Case Study: How to Fix A Worm Bin Ant Infestation

ants in worm bin

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Sooner or later you are going to have to deal with ants in your worm bin. This is a case study in real time showing how to solve the problem.

What’s happened so far

I set up this worm bin in June. The bin was prepared by placing some composted manure on top of a layer of newspaper. The next layer consisted of last year’s leaves. The total thickness was about 9 inches.

I placed the bin under a tree to protect from heat. Worms dislike light so the shade from the tree reduced the amount of direct sunlight.

On June 15th, my worms arrived from Uncle Jim’s Worm Farm. They were packed in dry peat moss for the trip.

During shipping, worms get dehydrated so I poured a cup of water onto the colony. After that, I released them onto the top of their new bin.

The Ants Invade

So far I had not seen a single ant. The only problem I had has been varmints. They kept coming in at night to steal my eggshells and anything else they could find. That problem was easily solved by placing a lid on the bin. A task I have not had time for.

Procrastination rarely pays.

Anyway, back to my ants.

Ants love sweets and bread so that’s what they went after in early September. We had some blackberries go over the hill and I’ve been baking a lot of bread this week. Two loaves per day was the breaking point.

This ant colony does not live in the bin. How can I tell? Because the ant trails can be seen leading to and from my worm bin. Their strategy is to bring back as much food as possible to the main colony in the ground.

Ants follow chemical trails to and from food sources. Smart bastards.

Step 1: Deter Entry To The Bin

Right now they have a free for all entry to the bin. They have traveled either up the legs or from the lid that was touching the fence. The lid was temporary since I didn’t have time to build something permanent.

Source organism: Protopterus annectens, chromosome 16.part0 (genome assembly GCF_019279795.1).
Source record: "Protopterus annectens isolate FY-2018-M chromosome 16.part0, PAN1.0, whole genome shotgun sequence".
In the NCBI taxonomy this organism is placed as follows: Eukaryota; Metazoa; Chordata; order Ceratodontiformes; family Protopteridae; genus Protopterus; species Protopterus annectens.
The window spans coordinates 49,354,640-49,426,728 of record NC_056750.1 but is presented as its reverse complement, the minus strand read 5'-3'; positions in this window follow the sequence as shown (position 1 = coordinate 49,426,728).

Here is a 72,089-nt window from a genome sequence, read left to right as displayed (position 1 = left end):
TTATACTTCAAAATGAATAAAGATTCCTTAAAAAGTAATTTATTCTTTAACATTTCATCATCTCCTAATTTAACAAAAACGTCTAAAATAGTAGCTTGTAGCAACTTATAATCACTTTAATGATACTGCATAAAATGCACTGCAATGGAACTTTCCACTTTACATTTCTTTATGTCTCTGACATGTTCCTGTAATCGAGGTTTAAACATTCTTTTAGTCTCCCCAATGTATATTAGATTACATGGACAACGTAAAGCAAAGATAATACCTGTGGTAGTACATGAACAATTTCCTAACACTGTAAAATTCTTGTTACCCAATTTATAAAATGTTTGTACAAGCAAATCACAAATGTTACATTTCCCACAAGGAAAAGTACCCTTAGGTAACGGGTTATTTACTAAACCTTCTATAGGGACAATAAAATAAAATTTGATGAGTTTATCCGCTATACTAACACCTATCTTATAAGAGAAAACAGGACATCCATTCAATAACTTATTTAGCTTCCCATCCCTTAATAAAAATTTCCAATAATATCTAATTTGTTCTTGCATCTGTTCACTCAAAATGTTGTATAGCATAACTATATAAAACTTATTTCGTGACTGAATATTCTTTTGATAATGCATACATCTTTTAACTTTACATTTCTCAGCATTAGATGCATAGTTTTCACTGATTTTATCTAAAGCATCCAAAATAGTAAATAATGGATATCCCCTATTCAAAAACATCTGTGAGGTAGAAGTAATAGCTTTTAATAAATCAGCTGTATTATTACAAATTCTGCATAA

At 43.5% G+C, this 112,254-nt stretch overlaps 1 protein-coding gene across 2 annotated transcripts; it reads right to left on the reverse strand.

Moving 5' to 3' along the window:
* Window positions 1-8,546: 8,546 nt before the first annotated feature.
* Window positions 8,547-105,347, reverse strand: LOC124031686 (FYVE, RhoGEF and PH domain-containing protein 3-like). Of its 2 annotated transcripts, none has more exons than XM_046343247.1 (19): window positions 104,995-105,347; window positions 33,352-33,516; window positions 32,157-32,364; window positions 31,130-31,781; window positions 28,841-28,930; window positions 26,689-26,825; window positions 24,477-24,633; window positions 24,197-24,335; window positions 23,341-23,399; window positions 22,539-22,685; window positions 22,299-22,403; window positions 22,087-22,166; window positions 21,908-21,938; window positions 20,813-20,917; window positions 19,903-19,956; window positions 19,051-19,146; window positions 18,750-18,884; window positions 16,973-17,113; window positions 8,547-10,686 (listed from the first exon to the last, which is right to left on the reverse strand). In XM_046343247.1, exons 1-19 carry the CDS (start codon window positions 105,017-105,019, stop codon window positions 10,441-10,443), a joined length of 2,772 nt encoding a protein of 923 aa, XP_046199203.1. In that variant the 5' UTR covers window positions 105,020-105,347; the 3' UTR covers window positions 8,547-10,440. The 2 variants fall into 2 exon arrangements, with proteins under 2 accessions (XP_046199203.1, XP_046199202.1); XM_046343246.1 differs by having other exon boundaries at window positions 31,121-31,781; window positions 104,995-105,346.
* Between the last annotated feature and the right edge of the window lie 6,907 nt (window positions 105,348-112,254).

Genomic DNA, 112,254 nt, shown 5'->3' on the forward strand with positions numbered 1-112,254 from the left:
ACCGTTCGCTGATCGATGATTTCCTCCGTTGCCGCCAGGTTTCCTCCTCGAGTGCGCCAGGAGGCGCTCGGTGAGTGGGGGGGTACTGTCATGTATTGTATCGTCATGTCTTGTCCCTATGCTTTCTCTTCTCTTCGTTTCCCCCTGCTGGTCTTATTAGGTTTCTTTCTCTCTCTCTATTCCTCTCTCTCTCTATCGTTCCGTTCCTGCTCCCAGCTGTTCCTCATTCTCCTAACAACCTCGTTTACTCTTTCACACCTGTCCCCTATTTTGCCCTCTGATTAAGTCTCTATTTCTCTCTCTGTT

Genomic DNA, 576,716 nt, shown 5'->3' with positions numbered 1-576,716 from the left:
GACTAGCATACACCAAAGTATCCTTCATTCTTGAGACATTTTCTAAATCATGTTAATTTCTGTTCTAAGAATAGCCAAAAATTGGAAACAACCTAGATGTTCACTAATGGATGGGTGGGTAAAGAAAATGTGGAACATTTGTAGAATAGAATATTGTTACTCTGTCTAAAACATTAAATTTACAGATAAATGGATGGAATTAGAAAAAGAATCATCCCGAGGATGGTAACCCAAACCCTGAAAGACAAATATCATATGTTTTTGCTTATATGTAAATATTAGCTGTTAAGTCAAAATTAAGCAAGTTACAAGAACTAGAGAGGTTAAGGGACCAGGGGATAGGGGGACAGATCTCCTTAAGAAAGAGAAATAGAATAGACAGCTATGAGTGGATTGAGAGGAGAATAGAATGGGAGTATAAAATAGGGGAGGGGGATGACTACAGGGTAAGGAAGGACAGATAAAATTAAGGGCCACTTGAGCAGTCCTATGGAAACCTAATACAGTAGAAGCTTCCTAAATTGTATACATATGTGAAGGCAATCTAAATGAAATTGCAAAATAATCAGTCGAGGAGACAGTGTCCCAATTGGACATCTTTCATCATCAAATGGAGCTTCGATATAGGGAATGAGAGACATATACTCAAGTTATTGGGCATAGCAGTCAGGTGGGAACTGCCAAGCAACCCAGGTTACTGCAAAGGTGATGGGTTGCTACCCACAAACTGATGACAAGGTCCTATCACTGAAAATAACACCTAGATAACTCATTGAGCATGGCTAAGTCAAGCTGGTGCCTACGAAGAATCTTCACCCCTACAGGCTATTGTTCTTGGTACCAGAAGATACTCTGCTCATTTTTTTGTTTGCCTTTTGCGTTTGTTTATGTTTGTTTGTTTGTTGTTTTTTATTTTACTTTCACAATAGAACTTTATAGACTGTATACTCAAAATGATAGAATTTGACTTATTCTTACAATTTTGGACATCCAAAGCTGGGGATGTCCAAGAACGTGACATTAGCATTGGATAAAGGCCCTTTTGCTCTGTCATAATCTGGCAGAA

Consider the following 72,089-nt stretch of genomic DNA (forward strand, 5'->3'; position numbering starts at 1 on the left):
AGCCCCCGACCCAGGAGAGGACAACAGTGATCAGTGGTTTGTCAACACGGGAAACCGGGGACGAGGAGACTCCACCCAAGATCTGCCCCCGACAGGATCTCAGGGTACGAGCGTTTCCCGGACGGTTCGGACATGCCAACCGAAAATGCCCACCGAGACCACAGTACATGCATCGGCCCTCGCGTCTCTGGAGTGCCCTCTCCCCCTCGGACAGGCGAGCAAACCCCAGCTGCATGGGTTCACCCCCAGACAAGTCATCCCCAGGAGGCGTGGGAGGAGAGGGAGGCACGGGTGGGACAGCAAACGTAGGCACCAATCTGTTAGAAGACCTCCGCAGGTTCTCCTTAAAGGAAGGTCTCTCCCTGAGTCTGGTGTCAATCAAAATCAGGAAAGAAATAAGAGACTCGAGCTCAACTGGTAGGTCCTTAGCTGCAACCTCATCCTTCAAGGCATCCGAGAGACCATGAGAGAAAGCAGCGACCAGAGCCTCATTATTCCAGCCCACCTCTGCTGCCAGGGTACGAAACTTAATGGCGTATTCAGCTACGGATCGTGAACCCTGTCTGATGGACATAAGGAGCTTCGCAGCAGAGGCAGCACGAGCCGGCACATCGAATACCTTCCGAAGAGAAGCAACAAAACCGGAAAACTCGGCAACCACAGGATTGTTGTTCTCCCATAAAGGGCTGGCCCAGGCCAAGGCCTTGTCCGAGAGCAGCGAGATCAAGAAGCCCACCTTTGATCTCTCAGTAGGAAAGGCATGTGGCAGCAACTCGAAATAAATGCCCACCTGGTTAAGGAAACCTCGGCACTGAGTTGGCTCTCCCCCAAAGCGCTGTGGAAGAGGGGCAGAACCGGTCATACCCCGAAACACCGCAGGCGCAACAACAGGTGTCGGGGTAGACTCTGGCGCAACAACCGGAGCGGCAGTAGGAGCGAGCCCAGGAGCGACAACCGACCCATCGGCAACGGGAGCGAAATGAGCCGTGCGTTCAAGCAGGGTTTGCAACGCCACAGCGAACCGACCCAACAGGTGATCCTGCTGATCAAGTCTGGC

I re-positioned the lid and then went after the legs.

One thing ants can’t do very well it tread water. So I scrounged up 4 plastic containers to put under the legs. I could not find 4 wide containers so I used whatever could be found.

Yogurt containers just barely work since they are not wide enough. I’ll use them temporarily until I can find something wider. Plant saucers would work great but they are buried somewhere in the garage.








The point is to act quickly and reduce their numbers. I may not stop all of them today, but something is better than nothing.

I’ll upgrade my water mote as soon as I can find something better.

Step 2: Kill Ants Without Poison

Diatomaceous earth was applied everywhere to help kill the ants. It’s food grade and toxic free so it won’t harm the worms.

I’m growing organically so I’m not resorting to toxic poisons.

Instead, I’ll use diatomaceous earth to help dehydrate the ants to death.

This is not a kill all solution, but it does help. Diatomaceous earth also acts as a deterrent. Ants are smart enough to stay away from it.

Diatomaceous earth does not work as well wet as it does dry.  You can see in the photo to the right where a lot of it got wet.  I’ll re-apply more after the surface as dried out.

What’s Next

I’m going to watch the ant population and pay close attention to the water motes. If I see any ant trails on the legs, this will indicate that they have breached the water barrier.

I may also try a sticky barrier on the legs called Tanglefoot. Tanglefoot is a OMRI listed barrier that lasts a long time and prevents insect from crossing.

I will also keep the bed hydrated since ants don’t care for excess water. Fortunately I built a flow through worm bin so it’s hard to over water.

To see how these strategies worked, check out the results.


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